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Newsletter "SEI NEWS" 2012

Home > Company Information > SEI WORLD > Back number > Vol.423

[Newsletter "SEI NEWS" Vol.423]

Japan’s First High-Temperature Superconducting Cables Interconnected with Power Grid

Three-cores-in-one-cryostat (3-in-One) type superconducting cable

On October 29, Japan’s first demonstration of a high-temperature superconducting cable interconnection with the power grid began at Tokyo Electric Power Company (TEPCO)’s Asahi Substation (Yokohama City), using Sumitomo Electric’s high-temperature superconducting cables.

This demonstration is part of NEDO’s ※1 joint research High-Temperature Superconductor Cable Verification Project implemented as a seven-year plan, which commenced in 2007. In this project, high-temperature superconducting cables approximately 240 m in total length are installed at TEPCO’s Asahi Substation and interconnected with the power grid to test the performance, reliability and stability of high-temperature superconducting cables in an existing electricity transmission grid.

The demonstration uses high-temperature superconducting cables of the world’s highest capacity (200,000 kVA class) among three-cores-in-one-cryostat type ※2 superconducting cables. The wires are made of improved bismuth-based high-temperature superconductor DI-BSCCO ※3, which was originally developed in 2004 by Sumitomo Electric.

※1. NEDO:
New Energy and Industrial Technology Development Organization

※2. Three-cores-in-one-cryostat type:
Three high-temperature superconducting cable cores are placed in a single thermal insulation pipe.

※3. Improved bismuth-based high-temperature superconductor DI-BSCCO:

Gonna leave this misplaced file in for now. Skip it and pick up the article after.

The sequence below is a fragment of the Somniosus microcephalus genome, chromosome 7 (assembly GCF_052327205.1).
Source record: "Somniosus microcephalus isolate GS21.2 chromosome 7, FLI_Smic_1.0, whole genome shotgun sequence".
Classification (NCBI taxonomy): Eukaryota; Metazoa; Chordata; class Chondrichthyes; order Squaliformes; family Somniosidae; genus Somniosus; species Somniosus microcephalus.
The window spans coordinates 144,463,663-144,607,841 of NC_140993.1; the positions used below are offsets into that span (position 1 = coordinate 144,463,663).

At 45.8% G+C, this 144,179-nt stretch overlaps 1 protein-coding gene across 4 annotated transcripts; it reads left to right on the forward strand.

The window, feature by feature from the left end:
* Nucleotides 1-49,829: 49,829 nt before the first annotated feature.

Sumitomo Electric improved its original bismuth-based high-temperature superconductor Dynamically Innovative (DI)-BSCCO in 2004 on the basis of NEDO project results. Its slim wire construction reduces AC loss. BSCCO stands for oxide superconductor Bi2Sr2Ca2Cu3O10, a compound of bismuth (Bi), strontium (Sr), calcium (Ca), copper (Cu) and oxygen (O).


Electricity supply systems serve as an important social infrastructure. To use superconducting cables in the electricity supply system, in this project, a superconducting cable system has been built, integrated with cooling technology. Used as a basis for the design are existing superconducting cable development results achieved through NEDO’s development of technology. The demonstration that tests interconnection with the actual grid is intended to verify the overall reliability of a total system comprising cable installation, operation and maintenance as well as of discrete superconducting cables. The project also aims to develop and test innovative high-efficiency power transmission technology.

The goal of the project is to create an initial market for superconducting cables and develop new industries through development of technology for stable and high-efficiency electricity supply.

Superconducting cable installation

■Project Results

Terminal connections

Using Sumitomo Electric’s low-AC loss bismuth wires, the project tested AC loss in short cables and the soundness of the power grid in an accident. Moreover, based on the test results, a 30 m class three-cores-in-one-cryostat type superconducting cable was designed and produced, technology was developed for high current carrying terminal and intermediate connections, and the performance of these products was assessed.

In a joint effort with TEPCO, we designed and built superconducting cable, operation and monitoring systems and constructed a protection/shutoff system connecting the superconducting system to the existing grid at the test location, TEPCO’s Asahi Substation. Mayekawa Manufacturing Company designed and built a cooling system and conducted a methodological analysis for maintenance of the cooling system while power is being transmitted. These were incorporated into the demonstration superconducting cable system.